The best way to curb youth violence -- the only truly effective way -- is not to create it in the first place. Every other remedy is stop-gap. The notion that bad behavior is inherent in every child, and must be promptly and vigorously stamped out by means of punishment, is a wrong-headed theory that causes the very problems it is supposed to correct. Its most enthusiastic advocates never seem to tire of announcing the imminent collapse of society due to parents' having forgotten how to raise obedient children. The woodshed, Ma's switch and Dad's belt are among their most vivid, cherished images. They convey the impression that they never saw a child they didn't want to smack. And it's no mystery why so many young people move straight from abusive homes and abusive schools onto the streets, armed, angry and looking for payback.
A realistic solution to the problem of youth violence
I fully understand that the above-described reform will be met with resistance. So were laws requiring use of seat belts, the imposition of speed limits, and the prohibition against drunk driving. But the benefits will become apparent before long. Because corporal punishment of children is the gateway to virtually all child abuse, padlocking that gate will result in significant benefits to society, the most important of which will be improved physical and mental health of the general public and a dramatic reduction in violent crime. Since 1979, twenty-four countries have acted to protect children as I've described, and more are due to follow. No country has ever adopted the reform and then rescinded it.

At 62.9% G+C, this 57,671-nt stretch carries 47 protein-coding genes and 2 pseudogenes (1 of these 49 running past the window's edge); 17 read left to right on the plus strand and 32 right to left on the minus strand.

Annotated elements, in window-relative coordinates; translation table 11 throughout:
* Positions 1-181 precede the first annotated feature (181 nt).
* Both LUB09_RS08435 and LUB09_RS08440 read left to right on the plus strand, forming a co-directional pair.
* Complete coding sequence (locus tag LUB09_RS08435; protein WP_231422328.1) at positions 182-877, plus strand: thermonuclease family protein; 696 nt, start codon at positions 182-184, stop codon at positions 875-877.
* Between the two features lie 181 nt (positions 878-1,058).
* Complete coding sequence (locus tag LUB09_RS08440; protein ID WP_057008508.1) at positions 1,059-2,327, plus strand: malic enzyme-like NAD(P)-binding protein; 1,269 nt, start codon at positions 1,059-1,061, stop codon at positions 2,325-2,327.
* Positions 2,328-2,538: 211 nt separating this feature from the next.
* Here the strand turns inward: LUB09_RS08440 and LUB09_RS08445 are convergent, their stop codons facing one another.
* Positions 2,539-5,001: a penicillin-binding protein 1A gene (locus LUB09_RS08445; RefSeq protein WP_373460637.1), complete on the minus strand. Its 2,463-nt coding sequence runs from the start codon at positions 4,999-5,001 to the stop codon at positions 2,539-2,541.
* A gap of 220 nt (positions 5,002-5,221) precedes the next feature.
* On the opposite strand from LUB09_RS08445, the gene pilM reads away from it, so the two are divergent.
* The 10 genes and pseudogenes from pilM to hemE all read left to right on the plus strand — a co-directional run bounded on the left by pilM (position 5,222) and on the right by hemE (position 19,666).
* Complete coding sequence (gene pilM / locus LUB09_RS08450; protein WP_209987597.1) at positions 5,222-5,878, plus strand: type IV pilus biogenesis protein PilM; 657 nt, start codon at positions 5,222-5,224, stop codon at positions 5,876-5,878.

A friend and colleague just emailed the following note:
Today two colleagues and I held a joint therapy session with four siblings. My client, the youngest, is six years old. He drew what he called a "bad guy." I asked him how he got bad. He answered, "his mom." "How did she make him bad?" I asked. "By whupin' him," he instantly responded, and with apparent delight for having figured it out.
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